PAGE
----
Building bridges amid disagreement

February 1, 2012

Recently I was asked a thought-provoking question, “How can someone
who is set in their convictions build a bridge with those they disagree
with?”

This question is an important one to dwell on. As the Presbyterian
Church (U.S.A) enters 2012, we watch as the threat of schism jeopardizes
our unity as a community of faith, together, proclaiming the Gospel.
Yet, unity is a part of our ordination vows.  It’s part of our shared
statements of faith and it is evident in our charge to be Christ’s hands
and feet in the world. Building bridges is an important part of talking
with each other and sustaining our unity.

I recognize that I am firmly planted on “one side of the bridge,”
with convictions that some disagree with. Yet, for thirty years I’ve
also concentrated on being in dialogue and collegial fellowship with
those who disagree with me.  In that dialogue I often encounter an
assumption that the purpose of my reaching out to those who disagree
with me is to tip the bridge between us so that all the people on the
other side eventually slide towards me. And many point to the middle as
the most likely place from which to build a bridge reaching both sides.

I happen to live in the city with the most bridges
in the entire world. We here in Pittsburgh know that bridges are what
bring us across valleys and hollows, very like the chasms that have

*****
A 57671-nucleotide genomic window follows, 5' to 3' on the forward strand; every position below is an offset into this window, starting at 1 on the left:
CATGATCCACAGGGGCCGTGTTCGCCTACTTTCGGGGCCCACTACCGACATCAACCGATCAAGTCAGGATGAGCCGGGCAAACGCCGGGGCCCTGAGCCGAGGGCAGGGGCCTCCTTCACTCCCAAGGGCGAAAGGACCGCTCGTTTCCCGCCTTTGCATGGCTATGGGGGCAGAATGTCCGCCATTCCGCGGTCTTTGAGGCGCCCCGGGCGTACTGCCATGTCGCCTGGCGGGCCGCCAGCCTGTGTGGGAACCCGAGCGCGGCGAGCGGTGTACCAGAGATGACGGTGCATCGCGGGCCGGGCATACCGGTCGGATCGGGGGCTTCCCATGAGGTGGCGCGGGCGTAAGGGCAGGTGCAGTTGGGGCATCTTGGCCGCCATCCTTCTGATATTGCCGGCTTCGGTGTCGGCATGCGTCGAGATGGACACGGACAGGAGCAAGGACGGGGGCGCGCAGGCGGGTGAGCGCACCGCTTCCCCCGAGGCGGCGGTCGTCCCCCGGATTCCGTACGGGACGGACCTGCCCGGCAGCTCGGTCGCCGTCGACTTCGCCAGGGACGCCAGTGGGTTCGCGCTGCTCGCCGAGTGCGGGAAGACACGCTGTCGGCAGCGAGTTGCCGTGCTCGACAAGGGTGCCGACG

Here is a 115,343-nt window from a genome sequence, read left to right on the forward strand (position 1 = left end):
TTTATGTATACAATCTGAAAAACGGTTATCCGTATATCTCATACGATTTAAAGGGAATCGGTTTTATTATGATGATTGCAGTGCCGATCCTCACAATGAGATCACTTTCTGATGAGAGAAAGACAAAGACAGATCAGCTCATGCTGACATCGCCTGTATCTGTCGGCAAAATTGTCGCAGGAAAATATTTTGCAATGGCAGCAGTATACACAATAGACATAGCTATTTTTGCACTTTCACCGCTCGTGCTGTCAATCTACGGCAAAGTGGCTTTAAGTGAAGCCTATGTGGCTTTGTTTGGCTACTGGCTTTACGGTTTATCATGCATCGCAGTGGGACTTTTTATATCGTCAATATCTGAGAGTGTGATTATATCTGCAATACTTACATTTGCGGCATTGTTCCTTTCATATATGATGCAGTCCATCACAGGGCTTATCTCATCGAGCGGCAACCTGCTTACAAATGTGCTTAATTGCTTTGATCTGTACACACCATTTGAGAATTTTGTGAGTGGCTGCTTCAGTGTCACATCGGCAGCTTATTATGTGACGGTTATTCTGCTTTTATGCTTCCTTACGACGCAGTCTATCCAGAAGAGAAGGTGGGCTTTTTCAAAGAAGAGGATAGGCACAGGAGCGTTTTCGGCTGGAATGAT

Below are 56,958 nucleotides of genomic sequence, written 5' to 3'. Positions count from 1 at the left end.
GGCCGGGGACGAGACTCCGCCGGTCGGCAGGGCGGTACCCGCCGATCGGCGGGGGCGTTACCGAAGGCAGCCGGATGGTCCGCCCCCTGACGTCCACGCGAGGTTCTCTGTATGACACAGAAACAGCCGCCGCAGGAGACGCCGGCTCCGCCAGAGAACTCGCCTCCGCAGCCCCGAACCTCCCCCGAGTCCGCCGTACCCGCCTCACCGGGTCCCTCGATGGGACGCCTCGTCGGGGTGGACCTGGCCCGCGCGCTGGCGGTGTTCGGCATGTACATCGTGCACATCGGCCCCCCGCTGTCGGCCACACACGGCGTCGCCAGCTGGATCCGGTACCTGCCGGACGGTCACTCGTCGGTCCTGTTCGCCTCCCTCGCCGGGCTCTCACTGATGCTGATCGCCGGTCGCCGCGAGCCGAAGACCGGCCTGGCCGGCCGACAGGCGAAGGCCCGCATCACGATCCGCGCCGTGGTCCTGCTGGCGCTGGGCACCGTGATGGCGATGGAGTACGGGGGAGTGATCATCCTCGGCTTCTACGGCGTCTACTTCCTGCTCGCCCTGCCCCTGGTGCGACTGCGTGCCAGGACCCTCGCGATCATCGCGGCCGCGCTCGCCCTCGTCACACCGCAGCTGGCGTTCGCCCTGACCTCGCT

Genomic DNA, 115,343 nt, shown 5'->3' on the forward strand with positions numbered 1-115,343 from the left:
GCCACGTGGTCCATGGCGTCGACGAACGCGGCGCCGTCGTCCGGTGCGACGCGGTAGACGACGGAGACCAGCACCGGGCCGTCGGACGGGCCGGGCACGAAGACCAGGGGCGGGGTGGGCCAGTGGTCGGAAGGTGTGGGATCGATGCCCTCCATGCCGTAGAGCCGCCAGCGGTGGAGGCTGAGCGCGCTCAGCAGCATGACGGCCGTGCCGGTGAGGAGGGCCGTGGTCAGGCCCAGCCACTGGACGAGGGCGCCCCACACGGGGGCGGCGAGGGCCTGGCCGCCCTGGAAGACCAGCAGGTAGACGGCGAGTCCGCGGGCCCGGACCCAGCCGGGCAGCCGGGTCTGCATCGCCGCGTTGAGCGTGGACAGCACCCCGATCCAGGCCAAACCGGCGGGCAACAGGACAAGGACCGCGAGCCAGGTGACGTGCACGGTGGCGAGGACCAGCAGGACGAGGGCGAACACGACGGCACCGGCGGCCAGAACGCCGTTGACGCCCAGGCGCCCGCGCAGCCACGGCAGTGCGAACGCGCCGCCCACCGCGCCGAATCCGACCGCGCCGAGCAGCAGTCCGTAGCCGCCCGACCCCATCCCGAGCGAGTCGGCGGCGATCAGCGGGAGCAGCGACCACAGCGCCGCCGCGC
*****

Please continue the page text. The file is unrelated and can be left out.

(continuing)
separated parts of our Presbyterian Church family for decades.  We also
know that good bridges are built from a sturdy pylon on one side of the
ravine out to another sturdy pylon built on the other side. They are not
built from the middle out.

And when the bridge is completed, it allows people on opposite sides
to move back and forth freely – to be in communication with one another.
Building the bridge doesn’t mean you have to move to the other side; it
just gives you the ability to be together.

What this means is that it is up to us, those who are firmly planted
in their convictions, to help be the bridge builders for the whole
church. Wow!

So how can we do this?

I have seen the sturdiest bridges built when those who disagree with
each other can find a shared value and activity – such as breaking bread
together, volunteering, or joining in mission work. In dialogue,
I have seen that it is important to find our common ground and to speak
from the heart by using “I” statements and avoid statements or
assumptions that begin with “You.” And most of all, it is important to
keep the bridge of communication open. Without the bridge between us,
not only do we cut each other off, but we also cut off the possibility
that God, by giving us neighbors who disagree with us, is truly giving
us a gift. How else are we to check for our own blind spots?

Originally posted at A Time to Embrace